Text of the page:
Thanks to a series of well-timed clicks on social media, I recently became one of twenty, international co-authors of a collaborative digital writing project, the NetNarr Alchemy Lab.
How I Got Involved
Scrolling through social media, I was intrigued by a playful invitation that teased the possibility of a transmedia, collaborative story.
“Come. Join us,” the invitation stated.
“Take a chance. We’ll be right there with you. Together, we hope to create something magical.”
The sign-up sheet made the following, modest offer:
“We’re hoping you will be open to working on creating one digital piece of art or story. We will then stitch our stories together into an interactive Alchemy Lab.”
I later learned that NetNarr referenced Networked Narratives, a co-located class taught by Alan Levine at Kean University and Dr. Mia Zamora at the University of Bergen, Norway. (Learn more about the structure, here.)
A colleague had suggested I try out Adobe Muse to create digital animations, and I figured that a CLMOOC invitation was the perfect time to “tinker, fail, and explore,” to borrow a phrase from Renee Hobbs.
Enter the Alchemy Lab
My Contribution to the Lab
In case you can’t guess from the image above, my contribution to the lab is a lock (located on the bottom shelf of the purple case at the center of the above photo). The lock graphic itself — and all of the others in the lab — were drawn by the talented Susan Watson and shared via a Google doc that asked contributors to first claim an image, and later drop in a link to their finished product.
Even though I was tempted by other images (the already-claimed neon green flask, especially) I chose the lock because I thought it would be a convenient method, conceptually, to move from one piece of the transmedia text to another.
Clicking on the lock in the Alchemy Lab links to a website I created using Adobe Muse. Taking a cue from the style of the original invitation, my goal was to make an animation that moved a key graphic towards the lock to open the next page of the lab. I was somewhat successful.
Media Jumping: Triumphs and Challenges
In the spirit of Connected Learning, here are my reflections on creating my piece of the Alchemy Lab.
✓ Win: The design of my site matches the look and feel of the original invitation to join the NetNarr media jumping experience.
X Fail: The original invitation did not really inform the look and feel of the finished Alchemy Lab.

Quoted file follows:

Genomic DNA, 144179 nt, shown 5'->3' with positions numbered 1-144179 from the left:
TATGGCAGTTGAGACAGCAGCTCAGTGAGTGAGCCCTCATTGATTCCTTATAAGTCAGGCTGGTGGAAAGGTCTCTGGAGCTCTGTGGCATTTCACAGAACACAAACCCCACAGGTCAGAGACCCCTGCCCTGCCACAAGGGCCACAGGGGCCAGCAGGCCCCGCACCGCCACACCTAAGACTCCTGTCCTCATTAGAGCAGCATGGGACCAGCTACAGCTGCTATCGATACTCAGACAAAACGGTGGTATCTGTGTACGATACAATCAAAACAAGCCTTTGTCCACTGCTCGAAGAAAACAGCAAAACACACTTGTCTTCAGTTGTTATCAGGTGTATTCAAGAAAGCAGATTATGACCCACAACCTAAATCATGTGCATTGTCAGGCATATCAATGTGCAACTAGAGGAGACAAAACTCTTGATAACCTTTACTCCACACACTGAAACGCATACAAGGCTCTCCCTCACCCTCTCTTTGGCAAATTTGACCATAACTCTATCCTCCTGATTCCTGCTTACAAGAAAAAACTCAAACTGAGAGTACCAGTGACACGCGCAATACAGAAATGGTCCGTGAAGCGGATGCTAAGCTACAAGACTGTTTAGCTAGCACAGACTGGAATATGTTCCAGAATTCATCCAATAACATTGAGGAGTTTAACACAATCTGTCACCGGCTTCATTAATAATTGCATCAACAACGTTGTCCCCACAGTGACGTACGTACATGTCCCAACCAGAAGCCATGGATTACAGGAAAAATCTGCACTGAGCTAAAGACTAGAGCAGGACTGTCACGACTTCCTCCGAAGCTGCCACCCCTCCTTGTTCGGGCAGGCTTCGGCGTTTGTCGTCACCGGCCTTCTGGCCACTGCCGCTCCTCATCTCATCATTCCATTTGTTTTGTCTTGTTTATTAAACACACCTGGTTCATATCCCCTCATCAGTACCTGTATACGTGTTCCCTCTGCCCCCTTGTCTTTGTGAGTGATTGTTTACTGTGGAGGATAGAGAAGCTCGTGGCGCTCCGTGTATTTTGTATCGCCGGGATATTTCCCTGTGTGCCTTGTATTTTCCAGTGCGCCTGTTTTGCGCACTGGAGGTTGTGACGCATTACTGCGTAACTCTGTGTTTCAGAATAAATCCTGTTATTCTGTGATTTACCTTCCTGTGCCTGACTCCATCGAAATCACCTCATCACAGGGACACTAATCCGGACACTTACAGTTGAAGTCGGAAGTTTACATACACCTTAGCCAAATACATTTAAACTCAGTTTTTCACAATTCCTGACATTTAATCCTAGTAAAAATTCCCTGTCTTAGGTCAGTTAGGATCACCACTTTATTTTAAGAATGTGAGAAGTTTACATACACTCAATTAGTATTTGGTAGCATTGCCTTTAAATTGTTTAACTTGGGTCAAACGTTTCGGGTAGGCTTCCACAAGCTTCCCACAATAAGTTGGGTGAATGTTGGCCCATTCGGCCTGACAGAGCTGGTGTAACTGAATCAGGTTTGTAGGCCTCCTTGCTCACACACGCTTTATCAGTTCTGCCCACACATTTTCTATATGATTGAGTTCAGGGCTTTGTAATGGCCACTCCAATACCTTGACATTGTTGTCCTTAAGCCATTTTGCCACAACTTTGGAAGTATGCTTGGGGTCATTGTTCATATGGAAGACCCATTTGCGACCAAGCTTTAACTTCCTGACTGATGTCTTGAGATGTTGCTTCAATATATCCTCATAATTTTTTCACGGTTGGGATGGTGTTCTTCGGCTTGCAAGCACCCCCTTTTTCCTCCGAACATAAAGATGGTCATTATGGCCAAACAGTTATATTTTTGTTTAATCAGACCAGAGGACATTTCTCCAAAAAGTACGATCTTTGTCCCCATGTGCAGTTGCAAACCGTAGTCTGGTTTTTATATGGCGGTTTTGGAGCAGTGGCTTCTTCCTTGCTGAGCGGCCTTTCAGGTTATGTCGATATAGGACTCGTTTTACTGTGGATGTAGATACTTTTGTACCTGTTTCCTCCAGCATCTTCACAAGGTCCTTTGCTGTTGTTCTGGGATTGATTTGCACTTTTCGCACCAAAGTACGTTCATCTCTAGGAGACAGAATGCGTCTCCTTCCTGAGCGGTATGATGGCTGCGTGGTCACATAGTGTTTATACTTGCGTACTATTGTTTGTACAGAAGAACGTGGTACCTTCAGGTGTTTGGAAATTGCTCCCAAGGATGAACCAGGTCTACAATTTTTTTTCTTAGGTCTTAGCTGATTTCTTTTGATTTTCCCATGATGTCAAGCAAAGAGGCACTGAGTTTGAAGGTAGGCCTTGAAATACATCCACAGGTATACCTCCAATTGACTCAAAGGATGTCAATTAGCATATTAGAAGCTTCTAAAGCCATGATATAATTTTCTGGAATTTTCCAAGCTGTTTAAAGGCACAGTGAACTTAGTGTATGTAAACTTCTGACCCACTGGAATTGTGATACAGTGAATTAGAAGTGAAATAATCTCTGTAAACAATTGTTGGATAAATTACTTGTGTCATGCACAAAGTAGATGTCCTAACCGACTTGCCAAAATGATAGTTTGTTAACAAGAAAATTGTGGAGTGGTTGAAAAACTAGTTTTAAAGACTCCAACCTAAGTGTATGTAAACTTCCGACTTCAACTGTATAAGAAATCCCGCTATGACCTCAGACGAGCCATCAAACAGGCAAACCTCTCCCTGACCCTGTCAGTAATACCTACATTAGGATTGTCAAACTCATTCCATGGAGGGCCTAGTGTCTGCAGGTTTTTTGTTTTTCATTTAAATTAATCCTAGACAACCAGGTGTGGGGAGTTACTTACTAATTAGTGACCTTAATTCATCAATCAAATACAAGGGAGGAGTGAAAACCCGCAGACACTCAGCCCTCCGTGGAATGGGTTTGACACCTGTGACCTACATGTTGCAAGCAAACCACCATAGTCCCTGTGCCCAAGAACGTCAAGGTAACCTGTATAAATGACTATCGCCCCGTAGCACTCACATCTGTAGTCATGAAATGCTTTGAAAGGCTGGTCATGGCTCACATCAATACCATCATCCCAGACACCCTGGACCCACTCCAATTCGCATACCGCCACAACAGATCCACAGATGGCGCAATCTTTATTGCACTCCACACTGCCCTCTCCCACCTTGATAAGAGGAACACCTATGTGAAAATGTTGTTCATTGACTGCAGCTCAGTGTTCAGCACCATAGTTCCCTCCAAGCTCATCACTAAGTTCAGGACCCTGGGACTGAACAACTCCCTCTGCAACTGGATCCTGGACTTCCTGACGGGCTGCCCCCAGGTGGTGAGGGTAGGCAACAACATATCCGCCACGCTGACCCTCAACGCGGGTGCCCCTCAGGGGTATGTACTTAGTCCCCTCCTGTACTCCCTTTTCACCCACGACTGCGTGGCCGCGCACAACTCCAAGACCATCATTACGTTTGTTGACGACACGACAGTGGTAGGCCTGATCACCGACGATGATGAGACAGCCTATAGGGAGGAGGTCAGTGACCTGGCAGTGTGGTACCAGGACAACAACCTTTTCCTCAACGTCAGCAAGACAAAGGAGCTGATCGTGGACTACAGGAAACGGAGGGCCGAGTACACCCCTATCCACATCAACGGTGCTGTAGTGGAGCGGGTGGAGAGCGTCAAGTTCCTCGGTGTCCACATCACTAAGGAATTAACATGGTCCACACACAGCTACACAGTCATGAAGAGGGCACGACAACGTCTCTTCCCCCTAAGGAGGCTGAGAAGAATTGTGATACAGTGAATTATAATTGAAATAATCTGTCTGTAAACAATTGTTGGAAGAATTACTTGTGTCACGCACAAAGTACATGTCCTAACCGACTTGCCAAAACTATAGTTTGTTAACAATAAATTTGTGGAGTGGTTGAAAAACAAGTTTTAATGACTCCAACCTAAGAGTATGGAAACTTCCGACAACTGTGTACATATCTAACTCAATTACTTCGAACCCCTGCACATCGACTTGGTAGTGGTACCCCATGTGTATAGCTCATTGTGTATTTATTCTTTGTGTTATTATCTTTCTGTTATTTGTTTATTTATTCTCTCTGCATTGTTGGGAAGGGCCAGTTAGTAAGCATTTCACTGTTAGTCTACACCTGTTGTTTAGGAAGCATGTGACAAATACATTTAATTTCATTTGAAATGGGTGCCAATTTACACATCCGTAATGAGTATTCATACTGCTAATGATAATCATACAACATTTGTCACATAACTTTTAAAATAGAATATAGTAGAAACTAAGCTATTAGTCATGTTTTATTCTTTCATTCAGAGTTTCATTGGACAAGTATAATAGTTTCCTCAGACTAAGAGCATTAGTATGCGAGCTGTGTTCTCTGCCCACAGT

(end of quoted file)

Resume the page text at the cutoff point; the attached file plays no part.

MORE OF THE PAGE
✓ Win: I found a cool looking key image. After hours of trial and error with animations in Muse, I was able to move the key (down and to the right) to meet the lock.
X Fail: The key meets the lock perfectly on my Windows-based work computer. Unfortunately, it does not perfectly meet the key on my Mac, or on my mobile phone.
✓ Win: At first, I was unable to publish my Muse webpage on this WordPress site. After a few false starts, I was able to host my Muse website using Adobe’s free service, Adobe Business Catalyst.
X Fail: About one month after the Alchemy Lab was published, I received an email from Adobe Business Catalyst that it will be discontinued in March 26, 2020.
✓ Win: After a few days of research, and several emails with patient WP developers, I was able to migrate my site from Adobe Business Catalyst to this WordPress site, using the free, MWuse plugin. [Luckily, digital texts are especially conducive to revisions.]
- Continue saying yes to offers from the CLMOOC community, even if I don’t really understand what they entail.
- Do a bit more research before committing to a platform. Had I known what headaches Adobe Muse and Business Catalyst would bring, I might have found a better alternative. Next time, I’ll ask my PLN via Twitter.
- Know when to ask for help. I enjoy the challenge of tinkering myself, but I realized I was in over my head long after I felt committed to a platform.
The Learning Continues
While researching to write this post, I grew curious about ThingLink 360. It is on my growing to-do list of new tech to explore. Here are three other resources that I’m excited to try out soon:
- Knight Lab’s storytelling tools, shared by Troy Hicks in his excellent piece on “The Next Decade of Digital Writing” in Voices from the Middle. Here’s a version of Hicks’ article that was crowd-annotated with Hypothesis.
- A list of tools for creating visual texts via Common Sense
- Other methods for creating animations, like this WordPress plugin that might’ve been much simpler.
Special thanks to Kevin Hodgson for your encouragement, and congrats to all of the Alchemy Lab authors for such an incredible collaboration.